Can You Freeze Gouda Cheese?



Hi, I'm Maggie. I love cooking for my family and sharing my experiences from the kitchen.
Gouda Cheese block

Say cheese? Click, click, click.

Well, we aren’t here for the photograph. We are here to talk about the actual cheese today and a special type.

Gouda is a semisoft cow milk cheese known for its smooth texture and bland and creamy flavor.

Being one of the most popular cheeses in the world, no one can ignore buying it, especially when big blocks of it are available.

This is where the storage problem creeps in. You buy it in large quantities and now you’re stuck thinking about how you’ll preserve it. Sounds problematic right? Naturally, this begs the question:

Can you freeze gouda cheese?

Being a firm-style cheese, there is no problem in freezing Gouda, and freezing it won’t hurt its texture and flavor much. Just keep in mind to not store it for more than 6 months as that could destroy its authentic and refreshing flavor.

Let’s discuss how to freeze it the right way.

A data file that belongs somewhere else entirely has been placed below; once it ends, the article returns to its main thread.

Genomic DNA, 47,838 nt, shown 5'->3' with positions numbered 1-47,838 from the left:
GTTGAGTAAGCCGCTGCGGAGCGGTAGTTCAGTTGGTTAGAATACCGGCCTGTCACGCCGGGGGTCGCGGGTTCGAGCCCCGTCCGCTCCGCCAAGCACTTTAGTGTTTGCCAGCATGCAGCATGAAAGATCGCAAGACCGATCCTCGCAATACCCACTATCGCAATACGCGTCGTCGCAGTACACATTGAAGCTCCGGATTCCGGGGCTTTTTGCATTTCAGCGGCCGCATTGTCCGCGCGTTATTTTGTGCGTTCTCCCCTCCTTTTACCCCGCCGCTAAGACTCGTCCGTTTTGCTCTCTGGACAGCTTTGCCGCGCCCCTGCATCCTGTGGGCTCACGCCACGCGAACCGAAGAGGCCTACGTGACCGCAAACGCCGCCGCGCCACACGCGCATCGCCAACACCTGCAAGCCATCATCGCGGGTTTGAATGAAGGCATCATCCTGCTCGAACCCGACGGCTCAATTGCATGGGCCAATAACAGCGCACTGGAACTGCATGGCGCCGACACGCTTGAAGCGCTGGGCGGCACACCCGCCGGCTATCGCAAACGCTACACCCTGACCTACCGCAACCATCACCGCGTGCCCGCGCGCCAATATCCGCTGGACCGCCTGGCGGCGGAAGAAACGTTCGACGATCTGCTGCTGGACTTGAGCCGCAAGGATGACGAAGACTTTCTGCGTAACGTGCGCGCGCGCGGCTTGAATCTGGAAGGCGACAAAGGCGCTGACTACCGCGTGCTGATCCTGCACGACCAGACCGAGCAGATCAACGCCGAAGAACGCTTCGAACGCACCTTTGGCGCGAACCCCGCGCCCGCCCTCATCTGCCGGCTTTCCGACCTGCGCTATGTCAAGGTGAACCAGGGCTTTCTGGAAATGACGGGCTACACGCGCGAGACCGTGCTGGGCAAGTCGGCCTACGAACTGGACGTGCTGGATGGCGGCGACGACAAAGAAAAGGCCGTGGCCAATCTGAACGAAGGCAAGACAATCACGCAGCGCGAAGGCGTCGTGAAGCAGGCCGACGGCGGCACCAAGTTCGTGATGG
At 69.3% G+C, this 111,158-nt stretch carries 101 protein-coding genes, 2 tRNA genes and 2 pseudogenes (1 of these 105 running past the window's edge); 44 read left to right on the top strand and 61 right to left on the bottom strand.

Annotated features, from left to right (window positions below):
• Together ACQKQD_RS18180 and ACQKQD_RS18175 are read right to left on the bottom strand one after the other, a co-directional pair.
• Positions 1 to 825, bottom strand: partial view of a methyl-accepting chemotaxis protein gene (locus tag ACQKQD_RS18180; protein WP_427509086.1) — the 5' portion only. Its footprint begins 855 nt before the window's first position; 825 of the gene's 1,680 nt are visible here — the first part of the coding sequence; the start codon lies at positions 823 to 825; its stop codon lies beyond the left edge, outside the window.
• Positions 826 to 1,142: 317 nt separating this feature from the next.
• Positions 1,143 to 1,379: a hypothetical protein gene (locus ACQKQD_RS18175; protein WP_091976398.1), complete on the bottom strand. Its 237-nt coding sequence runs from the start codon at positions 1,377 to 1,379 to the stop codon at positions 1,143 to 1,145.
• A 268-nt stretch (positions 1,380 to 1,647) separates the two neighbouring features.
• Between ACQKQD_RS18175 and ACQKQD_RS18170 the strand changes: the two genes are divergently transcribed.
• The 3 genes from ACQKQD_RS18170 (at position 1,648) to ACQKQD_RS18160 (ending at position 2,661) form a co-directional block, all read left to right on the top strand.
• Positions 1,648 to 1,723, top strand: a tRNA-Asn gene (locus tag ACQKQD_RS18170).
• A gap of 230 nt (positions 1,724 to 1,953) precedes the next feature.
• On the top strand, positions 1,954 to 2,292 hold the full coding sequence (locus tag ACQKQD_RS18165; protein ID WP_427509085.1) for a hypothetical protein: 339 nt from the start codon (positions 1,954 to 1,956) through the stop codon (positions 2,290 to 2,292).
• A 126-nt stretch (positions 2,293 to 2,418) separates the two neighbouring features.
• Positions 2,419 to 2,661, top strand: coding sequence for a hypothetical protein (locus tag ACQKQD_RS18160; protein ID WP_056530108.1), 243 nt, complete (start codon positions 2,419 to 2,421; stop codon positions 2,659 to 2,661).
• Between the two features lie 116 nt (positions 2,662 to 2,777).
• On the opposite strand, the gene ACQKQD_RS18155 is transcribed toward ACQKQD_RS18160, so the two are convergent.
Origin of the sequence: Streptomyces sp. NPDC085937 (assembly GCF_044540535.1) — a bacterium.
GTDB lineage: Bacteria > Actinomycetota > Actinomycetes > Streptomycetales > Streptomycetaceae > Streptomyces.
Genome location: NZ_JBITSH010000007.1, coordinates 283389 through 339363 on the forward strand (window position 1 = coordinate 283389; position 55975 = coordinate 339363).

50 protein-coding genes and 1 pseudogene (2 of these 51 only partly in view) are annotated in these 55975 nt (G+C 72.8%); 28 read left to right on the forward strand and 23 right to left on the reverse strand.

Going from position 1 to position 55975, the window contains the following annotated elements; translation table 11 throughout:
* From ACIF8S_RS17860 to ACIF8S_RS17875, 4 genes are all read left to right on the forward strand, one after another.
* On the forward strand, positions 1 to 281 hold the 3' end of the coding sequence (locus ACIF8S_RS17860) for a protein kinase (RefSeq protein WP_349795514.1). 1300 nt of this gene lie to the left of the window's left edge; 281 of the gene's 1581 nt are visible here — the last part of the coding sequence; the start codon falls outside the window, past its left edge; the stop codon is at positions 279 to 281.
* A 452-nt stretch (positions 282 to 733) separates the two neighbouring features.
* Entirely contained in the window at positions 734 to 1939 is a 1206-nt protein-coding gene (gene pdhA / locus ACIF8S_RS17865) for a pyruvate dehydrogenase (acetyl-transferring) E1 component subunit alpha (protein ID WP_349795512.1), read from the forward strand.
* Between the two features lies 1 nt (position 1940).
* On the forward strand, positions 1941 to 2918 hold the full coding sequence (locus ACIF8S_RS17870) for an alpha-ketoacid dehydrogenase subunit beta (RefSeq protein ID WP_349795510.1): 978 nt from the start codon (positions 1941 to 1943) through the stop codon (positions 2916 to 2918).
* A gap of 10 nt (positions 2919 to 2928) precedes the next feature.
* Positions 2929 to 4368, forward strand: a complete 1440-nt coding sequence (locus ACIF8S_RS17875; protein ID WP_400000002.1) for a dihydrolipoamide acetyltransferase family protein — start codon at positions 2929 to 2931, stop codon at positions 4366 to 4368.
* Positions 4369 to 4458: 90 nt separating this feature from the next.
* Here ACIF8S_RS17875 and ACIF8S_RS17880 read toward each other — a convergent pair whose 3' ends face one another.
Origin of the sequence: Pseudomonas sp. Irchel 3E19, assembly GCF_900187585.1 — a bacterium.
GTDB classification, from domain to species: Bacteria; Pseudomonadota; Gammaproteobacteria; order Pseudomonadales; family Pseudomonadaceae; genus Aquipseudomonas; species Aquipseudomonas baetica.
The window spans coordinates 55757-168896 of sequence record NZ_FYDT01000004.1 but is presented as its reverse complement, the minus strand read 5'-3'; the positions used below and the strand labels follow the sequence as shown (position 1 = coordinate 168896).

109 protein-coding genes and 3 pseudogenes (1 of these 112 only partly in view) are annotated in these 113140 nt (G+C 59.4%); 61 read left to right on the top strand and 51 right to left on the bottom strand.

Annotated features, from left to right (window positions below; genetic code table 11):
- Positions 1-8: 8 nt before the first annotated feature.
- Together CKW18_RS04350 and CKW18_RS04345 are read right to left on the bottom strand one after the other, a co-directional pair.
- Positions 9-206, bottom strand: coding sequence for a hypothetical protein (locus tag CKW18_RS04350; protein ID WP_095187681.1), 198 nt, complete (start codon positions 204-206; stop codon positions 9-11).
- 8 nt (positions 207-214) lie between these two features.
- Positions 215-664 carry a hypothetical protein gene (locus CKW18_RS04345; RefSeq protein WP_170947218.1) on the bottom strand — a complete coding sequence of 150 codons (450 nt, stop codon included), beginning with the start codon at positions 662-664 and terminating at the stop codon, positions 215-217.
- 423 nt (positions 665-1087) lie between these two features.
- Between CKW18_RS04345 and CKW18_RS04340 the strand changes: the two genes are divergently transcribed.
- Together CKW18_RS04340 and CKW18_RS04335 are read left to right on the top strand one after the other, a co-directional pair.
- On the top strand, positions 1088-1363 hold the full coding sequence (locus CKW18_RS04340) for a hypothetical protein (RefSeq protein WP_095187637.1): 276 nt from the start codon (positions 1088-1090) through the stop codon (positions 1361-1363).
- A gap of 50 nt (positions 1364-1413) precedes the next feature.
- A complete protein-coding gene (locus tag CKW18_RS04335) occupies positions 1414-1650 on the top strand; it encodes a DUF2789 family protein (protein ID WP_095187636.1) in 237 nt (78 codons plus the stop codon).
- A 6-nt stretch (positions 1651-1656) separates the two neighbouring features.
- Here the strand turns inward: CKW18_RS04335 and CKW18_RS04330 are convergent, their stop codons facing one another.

How to Freeze Gouda

The first thing that comes to a person’s mind when freezing cheese is probably plastic. But no, you don’t have to use it. It would suffocate your precious breathing Gouda. Instead, you should go for some other alternatives like parchment paper or heavy-duty aluminum foil to wrap the cheese. 

Cheese can even absorb the taste of plastic so go for parchment or wax paper instead.

Let’s discuss a step-by-step process to freeze your Gouda.

Step 1

Pick a knife and cut the big block of Gouda into half-pound cubes. If you freeze it this way, it has a couple of pros:

  • It is easier to portion.
  • It thaws quicker.

Step 2

Fill up freezer bags with your Gouda cubes. I recommend using only as much per bag as you need because refreezing is not a good idea. Before zipping the pouch, fold the pouch around the cheese to remove as much air as possible.

Step 3

Label the bag with the date to remember its freezing date and put it in the freezer.